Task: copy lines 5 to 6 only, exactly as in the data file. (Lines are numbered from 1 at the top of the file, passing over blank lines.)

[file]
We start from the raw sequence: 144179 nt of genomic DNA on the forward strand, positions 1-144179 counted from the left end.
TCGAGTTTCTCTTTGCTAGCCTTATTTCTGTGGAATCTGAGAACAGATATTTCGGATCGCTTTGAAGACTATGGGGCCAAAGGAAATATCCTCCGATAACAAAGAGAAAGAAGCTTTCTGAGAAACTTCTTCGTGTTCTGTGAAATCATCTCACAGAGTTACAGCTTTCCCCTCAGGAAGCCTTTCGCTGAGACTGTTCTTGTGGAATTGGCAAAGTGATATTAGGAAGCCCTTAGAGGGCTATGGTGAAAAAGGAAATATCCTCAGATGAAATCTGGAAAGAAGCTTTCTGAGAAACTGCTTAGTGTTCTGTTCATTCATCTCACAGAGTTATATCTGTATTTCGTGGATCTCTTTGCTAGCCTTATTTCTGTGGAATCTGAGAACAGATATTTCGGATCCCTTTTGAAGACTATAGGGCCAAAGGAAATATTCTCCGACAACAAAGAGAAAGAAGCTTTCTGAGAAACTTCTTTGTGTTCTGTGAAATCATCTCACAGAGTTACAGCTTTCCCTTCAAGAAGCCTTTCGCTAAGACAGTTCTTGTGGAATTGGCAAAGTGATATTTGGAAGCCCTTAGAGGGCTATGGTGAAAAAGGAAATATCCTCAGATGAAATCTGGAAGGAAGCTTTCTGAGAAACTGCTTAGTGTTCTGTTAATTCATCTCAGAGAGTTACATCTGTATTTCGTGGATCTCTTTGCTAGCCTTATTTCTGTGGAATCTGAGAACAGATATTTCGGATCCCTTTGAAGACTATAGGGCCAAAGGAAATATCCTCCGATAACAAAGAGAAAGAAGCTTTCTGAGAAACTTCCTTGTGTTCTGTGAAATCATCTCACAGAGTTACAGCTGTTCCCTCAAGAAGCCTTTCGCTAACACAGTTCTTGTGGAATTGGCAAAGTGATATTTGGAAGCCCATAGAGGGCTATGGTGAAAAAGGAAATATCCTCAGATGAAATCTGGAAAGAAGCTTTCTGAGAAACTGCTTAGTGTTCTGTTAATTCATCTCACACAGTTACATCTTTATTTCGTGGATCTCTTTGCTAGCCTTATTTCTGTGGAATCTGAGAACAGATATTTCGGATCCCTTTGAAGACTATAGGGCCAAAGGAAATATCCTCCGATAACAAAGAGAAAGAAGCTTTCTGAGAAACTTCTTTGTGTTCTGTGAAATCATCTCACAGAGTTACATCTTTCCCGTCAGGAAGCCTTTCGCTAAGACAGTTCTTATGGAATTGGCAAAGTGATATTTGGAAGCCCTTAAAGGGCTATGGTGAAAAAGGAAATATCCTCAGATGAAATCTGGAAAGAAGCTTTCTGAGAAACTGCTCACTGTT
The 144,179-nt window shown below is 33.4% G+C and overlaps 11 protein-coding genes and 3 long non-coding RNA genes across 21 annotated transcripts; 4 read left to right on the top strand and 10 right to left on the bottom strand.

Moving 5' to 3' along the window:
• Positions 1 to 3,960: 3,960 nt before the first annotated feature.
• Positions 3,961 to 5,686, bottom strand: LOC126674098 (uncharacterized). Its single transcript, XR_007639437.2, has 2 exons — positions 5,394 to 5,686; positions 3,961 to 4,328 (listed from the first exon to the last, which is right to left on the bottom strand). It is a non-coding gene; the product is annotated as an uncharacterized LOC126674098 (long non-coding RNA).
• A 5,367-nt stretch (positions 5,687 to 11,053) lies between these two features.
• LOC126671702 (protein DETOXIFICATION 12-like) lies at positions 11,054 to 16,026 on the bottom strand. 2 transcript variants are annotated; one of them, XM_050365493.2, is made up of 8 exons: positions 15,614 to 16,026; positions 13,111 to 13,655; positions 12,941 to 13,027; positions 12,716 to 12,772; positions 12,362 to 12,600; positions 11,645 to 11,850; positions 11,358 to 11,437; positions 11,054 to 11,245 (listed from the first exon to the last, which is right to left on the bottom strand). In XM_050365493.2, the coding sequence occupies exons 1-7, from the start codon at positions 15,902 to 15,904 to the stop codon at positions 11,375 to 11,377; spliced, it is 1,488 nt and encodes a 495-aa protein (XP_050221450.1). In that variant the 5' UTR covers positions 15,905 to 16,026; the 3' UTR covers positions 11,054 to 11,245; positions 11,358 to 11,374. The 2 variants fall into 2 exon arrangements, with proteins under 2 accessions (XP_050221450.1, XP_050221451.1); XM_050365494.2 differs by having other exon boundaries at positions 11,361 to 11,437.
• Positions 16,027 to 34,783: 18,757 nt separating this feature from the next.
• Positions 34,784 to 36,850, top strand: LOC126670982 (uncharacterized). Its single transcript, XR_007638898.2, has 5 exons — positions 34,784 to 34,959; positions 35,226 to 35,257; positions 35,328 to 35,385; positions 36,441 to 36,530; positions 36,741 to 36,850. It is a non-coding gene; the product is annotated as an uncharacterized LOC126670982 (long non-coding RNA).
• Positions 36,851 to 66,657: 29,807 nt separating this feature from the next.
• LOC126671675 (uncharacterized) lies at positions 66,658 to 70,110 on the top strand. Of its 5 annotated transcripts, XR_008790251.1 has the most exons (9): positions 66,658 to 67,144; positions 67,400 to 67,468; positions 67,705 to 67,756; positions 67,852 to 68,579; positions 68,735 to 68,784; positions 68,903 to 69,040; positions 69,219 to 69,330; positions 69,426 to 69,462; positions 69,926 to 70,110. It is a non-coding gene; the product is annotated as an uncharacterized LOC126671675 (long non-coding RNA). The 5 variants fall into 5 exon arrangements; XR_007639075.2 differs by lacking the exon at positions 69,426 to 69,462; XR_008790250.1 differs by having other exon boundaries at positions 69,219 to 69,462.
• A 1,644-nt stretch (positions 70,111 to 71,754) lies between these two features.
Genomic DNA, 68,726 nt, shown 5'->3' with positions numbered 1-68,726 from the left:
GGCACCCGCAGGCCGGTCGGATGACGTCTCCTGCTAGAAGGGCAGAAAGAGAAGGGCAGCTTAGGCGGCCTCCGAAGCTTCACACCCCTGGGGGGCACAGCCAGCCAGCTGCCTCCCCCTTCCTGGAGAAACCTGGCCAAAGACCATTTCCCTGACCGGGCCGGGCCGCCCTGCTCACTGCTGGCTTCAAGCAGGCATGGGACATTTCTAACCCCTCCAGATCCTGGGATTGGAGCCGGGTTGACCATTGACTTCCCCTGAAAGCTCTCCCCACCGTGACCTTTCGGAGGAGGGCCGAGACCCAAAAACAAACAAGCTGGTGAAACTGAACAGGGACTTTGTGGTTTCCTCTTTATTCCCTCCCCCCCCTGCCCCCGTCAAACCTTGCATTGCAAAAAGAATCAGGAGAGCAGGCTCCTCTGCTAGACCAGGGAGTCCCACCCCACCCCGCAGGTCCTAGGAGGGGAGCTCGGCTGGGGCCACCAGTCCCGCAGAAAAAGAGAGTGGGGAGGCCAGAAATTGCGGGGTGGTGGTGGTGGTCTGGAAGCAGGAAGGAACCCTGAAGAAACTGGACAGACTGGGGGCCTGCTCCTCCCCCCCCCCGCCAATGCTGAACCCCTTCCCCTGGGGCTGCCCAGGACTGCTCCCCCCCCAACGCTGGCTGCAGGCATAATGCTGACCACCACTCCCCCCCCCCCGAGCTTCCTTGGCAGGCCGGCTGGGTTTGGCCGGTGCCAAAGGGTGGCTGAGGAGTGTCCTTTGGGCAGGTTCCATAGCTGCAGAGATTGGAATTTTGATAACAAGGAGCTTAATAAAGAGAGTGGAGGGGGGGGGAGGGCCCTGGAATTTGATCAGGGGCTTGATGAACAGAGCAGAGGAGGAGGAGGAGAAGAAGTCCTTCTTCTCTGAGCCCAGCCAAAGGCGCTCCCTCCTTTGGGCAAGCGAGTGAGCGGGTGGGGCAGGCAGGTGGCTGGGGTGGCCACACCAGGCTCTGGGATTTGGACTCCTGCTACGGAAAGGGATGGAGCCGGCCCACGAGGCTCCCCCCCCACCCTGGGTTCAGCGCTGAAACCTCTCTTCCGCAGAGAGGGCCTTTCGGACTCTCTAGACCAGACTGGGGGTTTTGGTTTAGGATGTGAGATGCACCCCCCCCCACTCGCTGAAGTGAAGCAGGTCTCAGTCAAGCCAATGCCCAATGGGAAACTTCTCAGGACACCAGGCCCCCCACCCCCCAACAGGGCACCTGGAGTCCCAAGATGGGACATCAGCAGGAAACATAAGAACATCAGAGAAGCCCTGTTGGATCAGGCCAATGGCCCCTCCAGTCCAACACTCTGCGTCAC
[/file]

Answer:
• Positions 1 to 3,960: 3,960 nt before the first annotated feature.
• Positions 3,961 to 5,686, bottom strand: LOC126674098 (uncharacterized). Its single transcript, XR_007639437.2, has 2 exons — positions 5,394 to 5,686; positions 3,961 to 4,328 (listed from the first exon to the last, which is right to left on the bottom strand). It is a non-coding gene; the product is annotated as an uncharacterized LOC126674098 (long non-coding RNA).